Tag Archives: LVAD therapy

Technological Advances Lead to Improved Survival with Permanent Left Ventricular Assist Devices

HEART AND VASCULAR INSTITUTE CARDIOLOGISTS USE LATEST TOOLS TO EXPAND PATIENT OPTIONS

LVAD Case StudySince 1976, when surgeons at Penn State Hershey Medical Center implanted the first Pierce-Donachy left ventricular assist device (LVAD) in the country, the technology has helped thousands of patients with severe heart failure survive until a donor heart is available for transplant. Today, however, Penn State Hershey Heart and Vascular Institute uses LVAD therapy not only as a bridge-to-transplant (BTT), but also as long-term destination therapy (DT). In fact, half of the LVAD placements now performed at Penn State Hershey are for DT usage.

Although heart transplantation remains the gold standard for advanced heart failure, LVAD can provide a viable option for many. Patients must have three main qualifications to be considered for LVAD therapy: 1) must be in advanced heart failure, but contraindicated for a heart transplant, or too sick to wait for a transplant, 2) must have reached the limits of medical therapy, and 3) must have a life expectancy of more than two years. Continue reading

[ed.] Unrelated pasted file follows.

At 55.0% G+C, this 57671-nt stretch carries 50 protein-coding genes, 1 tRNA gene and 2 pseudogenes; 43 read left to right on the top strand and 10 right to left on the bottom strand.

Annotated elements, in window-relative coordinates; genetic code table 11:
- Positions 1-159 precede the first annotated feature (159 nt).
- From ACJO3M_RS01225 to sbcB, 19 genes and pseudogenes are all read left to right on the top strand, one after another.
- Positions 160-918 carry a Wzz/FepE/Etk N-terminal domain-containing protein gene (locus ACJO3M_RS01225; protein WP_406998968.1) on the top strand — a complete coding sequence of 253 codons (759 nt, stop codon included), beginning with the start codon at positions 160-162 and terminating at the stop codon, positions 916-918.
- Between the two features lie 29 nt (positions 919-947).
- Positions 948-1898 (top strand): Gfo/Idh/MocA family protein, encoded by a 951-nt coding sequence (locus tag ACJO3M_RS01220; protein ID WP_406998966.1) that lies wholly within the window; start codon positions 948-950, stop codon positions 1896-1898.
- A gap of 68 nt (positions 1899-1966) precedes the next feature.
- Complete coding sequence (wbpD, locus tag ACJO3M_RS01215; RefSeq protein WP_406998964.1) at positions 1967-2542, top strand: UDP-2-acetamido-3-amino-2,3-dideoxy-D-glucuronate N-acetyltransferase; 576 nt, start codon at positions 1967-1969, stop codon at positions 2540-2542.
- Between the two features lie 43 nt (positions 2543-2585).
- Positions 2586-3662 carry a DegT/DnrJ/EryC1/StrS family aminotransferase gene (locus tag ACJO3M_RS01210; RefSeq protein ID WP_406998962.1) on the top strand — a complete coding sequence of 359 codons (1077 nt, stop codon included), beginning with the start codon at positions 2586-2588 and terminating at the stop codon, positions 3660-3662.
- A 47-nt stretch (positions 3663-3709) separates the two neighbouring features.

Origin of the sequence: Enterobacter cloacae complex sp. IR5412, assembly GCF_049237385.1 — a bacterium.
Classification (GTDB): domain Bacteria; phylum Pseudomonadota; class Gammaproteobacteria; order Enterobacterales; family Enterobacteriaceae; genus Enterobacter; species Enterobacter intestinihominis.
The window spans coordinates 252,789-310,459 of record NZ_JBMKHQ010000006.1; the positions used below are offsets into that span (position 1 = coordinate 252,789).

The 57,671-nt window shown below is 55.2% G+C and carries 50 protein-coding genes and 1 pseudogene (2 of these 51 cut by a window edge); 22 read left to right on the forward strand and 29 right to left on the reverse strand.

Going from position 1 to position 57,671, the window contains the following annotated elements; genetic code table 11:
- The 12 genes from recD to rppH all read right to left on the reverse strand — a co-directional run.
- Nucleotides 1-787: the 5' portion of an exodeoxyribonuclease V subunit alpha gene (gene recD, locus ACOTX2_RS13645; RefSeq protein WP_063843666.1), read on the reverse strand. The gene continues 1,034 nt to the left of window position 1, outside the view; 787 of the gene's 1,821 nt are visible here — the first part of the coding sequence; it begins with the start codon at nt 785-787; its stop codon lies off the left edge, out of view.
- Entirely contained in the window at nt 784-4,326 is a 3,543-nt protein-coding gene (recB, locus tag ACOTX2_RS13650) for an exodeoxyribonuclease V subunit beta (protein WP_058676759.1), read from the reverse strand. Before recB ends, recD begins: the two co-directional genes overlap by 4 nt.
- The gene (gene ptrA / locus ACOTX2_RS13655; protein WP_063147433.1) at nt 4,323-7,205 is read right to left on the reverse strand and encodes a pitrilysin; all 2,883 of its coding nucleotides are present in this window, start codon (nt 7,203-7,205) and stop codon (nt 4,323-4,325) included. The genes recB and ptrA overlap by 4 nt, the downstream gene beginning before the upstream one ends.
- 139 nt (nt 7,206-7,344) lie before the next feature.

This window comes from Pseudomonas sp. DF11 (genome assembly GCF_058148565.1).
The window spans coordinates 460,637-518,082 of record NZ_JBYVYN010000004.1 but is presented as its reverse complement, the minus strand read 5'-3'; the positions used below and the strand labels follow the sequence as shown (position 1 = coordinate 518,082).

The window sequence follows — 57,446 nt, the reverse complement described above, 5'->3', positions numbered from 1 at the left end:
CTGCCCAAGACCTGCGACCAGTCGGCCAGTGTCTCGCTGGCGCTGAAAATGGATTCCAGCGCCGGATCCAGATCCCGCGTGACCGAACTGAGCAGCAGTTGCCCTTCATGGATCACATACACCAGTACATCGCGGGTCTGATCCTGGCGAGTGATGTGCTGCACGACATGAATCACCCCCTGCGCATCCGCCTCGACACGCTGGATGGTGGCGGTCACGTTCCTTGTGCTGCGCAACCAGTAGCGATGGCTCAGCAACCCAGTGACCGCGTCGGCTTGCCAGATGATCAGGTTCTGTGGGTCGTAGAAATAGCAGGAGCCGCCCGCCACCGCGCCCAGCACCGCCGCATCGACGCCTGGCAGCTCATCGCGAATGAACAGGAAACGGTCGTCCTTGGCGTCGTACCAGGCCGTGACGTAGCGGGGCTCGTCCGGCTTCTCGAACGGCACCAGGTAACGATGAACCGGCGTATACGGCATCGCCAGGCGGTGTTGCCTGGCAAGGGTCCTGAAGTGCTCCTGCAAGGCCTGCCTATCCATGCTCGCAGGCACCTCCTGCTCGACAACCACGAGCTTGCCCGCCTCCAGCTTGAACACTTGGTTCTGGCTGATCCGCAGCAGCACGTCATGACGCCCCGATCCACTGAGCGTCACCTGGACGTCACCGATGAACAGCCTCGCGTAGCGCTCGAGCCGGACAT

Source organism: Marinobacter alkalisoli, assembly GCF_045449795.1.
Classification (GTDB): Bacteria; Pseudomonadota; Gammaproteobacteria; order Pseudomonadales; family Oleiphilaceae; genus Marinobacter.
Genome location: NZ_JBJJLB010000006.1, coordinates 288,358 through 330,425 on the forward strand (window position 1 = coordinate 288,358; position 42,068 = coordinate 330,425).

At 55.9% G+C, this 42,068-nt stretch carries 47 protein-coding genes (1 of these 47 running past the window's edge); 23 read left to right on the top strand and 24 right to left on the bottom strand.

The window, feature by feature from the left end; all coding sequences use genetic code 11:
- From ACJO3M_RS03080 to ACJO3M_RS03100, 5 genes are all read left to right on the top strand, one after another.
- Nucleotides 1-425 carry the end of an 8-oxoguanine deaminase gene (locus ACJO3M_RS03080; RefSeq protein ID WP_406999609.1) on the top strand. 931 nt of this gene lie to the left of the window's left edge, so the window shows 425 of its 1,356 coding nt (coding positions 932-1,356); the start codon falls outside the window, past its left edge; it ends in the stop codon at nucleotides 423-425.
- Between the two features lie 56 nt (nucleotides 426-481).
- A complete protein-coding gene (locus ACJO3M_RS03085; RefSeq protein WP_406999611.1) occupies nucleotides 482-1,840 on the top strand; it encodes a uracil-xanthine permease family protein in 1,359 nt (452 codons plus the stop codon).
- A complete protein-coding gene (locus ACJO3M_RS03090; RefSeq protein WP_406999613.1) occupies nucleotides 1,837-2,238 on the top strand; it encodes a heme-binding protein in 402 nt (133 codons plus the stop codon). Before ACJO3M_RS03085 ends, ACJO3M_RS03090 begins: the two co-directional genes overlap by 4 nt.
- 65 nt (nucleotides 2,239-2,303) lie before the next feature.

Leave a comment

Filed under Patient Care, Research, Treatments

Case study of LVAD therapy in a young patient with the rare heart condition, giant cell myocarditis

Patient

  • 37-year-old woman with the rare heart condition, giant cell myocarditis

Clinical Progression

  • Presented with cardiogenic shock and was placed on Extracorporeal Membrane Oxygenation (ECMO).Initially received a HeartWare® LVAD and a CentriMag® right ventricular assist device.
  • Developed heparin-induced thrombocytopenia, and as a result, clotted the LVAD.
  • Additional surgery performed to remove pump and the majority of the heart and replace entire system with original Thoratec pump, T-VAD®, an external pump connected to pipes inside the body.

Prognosis

  • Excellent. After close to ten surgeries and the entire spectrum of available pumps, the goal is heart transplantation.

Leave a comment

Filed under Patient Care, Research, Treatments